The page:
An Indian doctor who researches public health issues and a lawyer who worked for Justice Markandey Katju in New Delhi are among 50 scholars selected from 23 countries for the prestigious Gates Cambridge Scholarships for 2012.
The 50 successful candidates were selected from a total pool of 4,500 applicants on the basis of their intellectual ability, leadership capacity, academic fit with the University Cambridge, and their commitment to improving the lives of others, a university release said.
The three Indians selected are: Siddhartha Kar, who graduated with an MBBS from BJ Medical College, Pune; Suhasini Sen, who graduated with a Law degree from Nalsar University, Hyderabad; and Anand Shrivastava, a continuing Gates scholar, who completed an M.Phil Economics from St Edmunds College.
Kar plans to study for a PhD in public health, concentrating on the genetic epidemiology of cancer.
He says: "My research will involve the application of exciting emerging technologies: high-throughput sequencing and bioinformatics. My experiences so far have left me profoundly conscious of global disparities in cancer care.
I therefore aspire to use my education in cutting edge public health genomics from Cambridge, to eventually organise large-scale studies in India to further elucidate genetic risk factors for cancer".
The results of Kar's research are expected to inform the development of cost-effective personalised preventive and therapeutic interventions in cancer that are tailored to the needs of the community.
Sen will pursue a Master in Law programme with a focus on issues and tensions between public security and personal liberties.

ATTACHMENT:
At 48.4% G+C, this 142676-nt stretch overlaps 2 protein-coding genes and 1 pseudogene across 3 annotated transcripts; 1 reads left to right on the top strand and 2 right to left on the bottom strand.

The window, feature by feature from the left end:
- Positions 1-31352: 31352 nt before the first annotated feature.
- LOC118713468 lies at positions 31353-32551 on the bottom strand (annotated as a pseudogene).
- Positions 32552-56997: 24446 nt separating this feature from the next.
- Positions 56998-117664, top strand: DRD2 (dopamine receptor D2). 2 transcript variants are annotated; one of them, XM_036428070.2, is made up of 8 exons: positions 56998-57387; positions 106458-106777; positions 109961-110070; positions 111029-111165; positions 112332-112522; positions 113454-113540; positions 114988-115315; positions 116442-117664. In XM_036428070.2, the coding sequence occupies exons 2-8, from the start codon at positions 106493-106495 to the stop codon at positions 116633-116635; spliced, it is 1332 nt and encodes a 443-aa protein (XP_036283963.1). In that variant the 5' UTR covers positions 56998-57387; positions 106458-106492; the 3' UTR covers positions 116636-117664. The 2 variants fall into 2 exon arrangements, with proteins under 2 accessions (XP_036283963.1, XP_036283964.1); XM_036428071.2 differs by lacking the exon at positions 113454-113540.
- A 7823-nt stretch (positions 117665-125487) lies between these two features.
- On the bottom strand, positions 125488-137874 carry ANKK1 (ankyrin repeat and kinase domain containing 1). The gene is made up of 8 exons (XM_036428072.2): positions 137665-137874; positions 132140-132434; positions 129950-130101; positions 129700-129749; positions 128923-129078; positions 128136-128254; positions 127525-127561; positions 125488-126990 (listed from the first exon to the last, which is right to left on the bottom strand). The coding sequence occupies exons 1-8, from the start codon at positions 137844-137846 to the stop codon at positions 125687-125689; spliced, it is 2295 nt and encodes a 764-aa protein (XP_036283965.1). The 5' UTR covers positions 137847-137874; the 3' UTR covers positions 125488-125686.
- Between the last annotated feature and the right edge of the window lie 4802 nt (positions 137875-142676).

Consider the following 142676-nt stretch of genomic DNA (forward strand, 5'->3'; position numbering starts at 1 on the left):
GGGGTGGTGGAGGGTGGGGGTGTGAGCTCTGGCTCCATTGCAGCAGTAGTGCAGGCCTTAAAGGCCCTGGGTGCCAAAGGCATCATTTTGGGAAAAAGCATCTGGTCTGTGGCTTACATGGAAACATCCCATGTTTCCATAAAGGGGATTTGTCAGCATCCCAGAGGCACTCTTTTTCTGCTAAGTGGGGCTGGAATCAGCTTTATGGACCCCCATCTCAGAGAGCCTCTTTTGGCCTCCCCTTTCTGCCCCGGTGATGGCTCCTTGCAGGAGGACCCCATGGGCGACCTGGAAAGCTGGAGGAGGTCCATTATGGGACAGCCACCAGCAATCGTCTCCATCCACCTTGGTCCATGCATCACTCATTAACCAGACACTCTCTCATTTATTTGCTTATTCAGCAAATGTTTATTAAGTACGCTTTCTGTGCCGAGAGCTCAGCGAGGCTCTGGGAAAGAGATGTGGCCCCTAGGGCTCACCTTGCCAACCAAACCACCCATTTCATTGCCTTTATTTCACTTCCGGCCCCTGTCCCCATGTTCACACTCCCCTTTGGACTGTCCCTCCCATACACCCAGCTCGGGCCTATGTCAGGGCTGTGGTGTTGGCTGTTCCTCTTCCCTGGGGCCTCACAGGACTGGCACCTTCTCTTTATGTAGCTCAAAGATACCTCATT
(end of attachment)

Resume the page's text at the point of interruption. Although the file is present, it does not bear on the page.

Shrivastava, who graduated from IIT, Madras, will conduct doctoral research on the political economy of conversion of forest land for industrial use in India.
Seven of the new Scholars are from Canada, six from Australia, five from Germany, four from the US; three each are from India, Romania and Ireland and two each are from Kenya, Ghana and China.
The new Scholars include Palestinian education lecturer Mona Jebril, who had to deal with power cuts during her phone interview from the Gaza strip.
The new Scholars have attended 54 universities in total, 14 of which now have their first Gates Cambridge Scholar.
Departments in Cambridge ranked more than 350 candidates for the Scholarships and, of these, 110 were interviewed in late March at Fitzwilliam College, Cambridge (in person, by Skype or by telephone).
Prof Robert Lethbridge, Provost of the Gates Cambridge Trust, said: "We are delighted to have awarded Gates Cambridge Scholarships to 50 outstanding individuals from over 20 countries in the International selection round. The Scholars come from diverse backgrounds and will pursue a wide range of subjects at Cambridge."
He added: "Most importantly, they fit the mission of the Scholarship: they convinced us at interview that they have real potential to improve the lives of others in a multitude of important ways. We look forward to welcoming all 90 outstanding new Scholars to Cambridge in October."
The Gates Cambridge Scholarship was established by the generosity of the Bill and Melinda Gates Foundation in 2000, with the first class arriving in Cambridge 2001. There are now more than 1,000 Scholars and Alumni from over 90 countries.